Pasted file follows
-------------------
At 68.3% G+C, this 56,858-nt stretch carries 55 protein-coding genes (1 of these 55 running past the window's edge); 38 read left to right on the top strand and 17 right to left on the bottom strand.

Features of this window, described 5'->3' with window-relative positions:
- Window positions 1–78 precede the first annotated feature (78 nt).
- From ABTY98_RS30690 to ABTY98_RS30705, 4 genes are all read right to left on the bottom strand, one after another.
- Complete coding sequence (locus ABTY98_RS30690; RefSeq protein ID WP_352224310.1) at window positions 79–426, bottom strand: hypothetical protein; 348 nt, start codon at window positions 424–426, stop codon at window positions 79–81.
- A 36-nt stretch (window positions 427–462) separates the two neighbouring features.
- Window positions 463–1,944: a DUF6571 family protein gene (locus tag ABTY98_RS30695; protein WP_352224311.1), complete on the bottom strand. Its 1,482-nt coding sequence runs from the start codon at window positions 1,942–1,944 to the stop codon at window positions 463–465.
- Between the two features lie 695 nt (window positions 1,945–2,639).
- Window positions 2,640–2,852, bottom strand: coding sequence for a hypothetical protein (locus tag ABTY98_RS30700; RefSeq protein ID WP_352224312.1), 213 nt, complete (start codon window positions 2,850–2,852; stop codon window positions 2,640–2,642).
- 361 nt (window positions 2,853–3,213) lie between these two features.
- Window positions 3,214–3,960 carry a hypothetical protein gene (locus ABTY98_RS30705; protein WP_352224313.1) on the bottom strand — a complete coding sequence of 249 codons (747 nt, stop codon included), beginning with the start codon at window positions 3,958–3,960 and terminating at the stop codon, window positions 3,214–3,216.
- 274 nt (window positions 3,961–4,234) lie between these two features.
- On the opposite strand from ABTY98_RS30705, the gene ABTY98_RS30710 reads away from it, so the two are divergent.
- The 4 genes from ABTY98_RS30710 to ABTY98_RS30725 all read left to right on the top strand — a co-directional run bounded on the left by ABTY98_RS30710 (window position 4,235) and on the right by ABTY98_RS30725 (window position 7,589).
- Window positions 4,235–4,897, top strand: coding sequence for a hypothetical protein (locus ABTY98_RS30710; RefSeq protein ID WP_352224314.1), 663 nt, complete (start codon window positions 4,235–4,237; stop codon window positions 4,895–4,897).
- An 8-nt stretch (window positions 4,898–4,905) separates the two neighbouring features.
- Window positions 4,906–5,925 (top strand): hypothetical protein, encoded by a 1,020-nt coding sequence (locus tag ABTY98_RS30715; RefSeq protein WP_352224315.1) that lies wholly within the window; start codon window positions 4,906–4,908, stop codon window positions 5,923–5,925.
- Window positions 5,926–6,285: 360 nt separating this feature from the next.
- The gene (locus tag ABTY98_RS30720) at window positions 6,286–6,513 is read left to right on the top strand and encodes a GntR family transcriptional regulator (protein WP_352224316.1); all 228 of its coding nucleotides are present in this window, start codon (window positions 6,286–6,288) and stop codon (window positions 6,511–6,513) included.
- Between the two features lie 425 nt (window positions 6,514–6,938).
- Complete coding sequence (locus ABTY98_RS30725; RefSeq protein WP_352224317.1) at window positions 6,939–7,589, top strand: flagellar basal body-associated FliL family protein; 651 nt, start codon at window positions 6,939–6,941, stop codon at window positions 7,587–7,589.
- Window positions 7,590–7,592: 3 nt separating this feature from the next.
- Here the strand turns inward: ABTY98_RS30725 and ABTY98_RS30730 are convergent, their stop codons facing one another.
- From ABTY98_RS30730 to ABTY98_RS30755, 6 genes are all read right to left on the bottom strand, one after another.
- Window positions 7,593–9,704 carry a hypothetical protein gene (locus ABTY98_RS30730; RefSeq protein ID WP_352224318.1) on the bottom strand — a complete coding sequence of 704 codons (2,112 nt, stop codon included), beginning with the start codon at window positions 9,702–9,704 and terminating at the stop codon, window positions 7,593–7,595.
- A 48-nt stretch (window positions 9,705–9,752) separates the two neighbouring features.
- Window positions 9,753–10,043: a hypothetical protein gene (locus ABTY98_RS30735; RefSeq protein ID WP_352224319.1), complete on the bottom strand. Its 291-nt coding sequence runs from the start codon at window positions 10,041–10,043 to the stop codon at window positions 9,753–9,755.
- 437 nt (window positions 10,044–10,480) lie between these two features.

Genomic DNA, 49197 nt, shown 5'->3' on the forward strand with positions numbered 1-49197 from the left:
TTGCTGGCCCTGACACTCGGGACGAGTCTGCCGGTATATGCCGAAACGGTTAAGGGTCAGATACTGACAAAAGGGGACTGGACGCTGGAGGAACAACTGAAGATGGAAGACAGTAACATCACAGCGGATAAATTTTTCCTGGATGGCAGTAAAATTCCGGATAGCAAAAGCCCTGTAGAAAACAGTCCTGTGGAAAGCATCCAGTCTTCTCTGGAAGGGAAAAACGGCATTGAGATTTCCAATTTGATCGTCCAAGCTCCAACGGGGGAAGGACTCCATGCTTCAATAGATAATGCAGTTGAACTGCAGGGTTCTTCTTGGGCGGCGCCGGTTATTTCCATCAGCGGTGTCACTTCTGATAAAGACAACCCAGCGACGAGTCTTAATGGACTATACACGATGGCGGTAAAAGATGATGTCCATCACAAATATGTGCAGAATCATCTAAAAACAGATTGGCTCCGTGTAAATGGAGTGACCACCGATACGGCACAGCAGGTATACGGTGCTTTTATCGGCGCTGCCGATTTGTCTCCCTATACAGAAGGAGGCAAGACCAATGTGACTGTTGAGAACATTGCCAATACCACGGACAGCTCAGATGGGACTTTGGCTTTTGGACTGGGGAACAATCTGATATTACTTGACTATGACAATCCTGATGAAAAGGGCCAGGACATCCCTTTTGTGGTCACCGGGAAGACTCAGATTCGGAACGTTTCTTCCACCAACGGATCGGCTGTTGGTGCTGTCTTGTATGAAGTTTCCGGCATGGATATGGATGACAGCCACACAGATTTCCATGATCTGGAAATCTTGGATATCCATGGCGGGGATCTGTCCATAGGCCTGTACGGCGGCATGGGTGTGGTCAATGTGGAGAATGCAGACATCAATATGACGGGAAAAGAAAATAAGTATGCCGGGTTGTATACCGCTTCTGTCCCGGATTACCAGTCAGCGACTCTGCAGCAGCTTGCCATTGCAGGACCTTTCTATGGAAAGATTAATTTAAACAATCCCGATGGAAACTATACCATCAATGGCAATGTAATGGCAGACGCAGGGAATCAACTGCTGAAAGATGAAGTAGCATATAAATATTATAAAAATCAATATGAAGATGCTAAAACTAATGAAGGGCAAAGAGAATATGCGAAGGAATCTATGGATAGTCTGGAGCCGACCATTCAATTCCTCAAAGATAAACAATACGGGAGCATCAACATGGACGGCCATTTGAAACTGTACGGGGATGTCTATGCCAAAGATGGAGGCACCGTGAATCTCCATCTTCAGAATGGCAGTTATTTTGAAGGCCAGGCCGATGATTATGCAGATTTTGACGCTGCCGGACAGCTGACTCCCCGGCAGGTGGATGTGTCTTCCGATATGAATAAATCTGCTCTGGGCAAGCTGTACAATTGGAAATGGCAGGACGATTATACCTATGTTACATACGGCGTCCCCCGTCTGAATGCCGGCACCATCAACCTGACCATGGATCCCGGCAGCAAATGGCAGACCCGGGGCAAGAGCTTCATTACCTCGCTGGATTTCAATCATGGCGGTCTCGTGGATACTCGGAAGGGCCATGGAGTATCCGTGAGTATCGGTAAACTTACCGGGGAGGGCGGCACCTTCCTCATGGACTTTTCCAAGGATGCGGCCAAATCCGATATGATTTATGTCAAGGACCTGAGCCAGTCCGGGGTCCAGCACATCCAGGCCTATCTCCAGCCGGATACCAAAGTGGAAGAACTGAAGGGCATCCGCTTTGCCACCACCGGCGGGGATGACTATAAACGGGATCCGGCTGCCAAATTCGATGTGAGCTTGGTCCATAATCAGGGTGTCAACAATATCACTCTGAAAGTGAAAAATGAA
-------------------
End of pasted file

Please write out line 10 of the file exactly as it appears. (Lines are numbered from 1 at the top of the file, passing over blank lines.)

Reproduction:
- 361 nt (window positions 2,853–3,213) lie between these two features.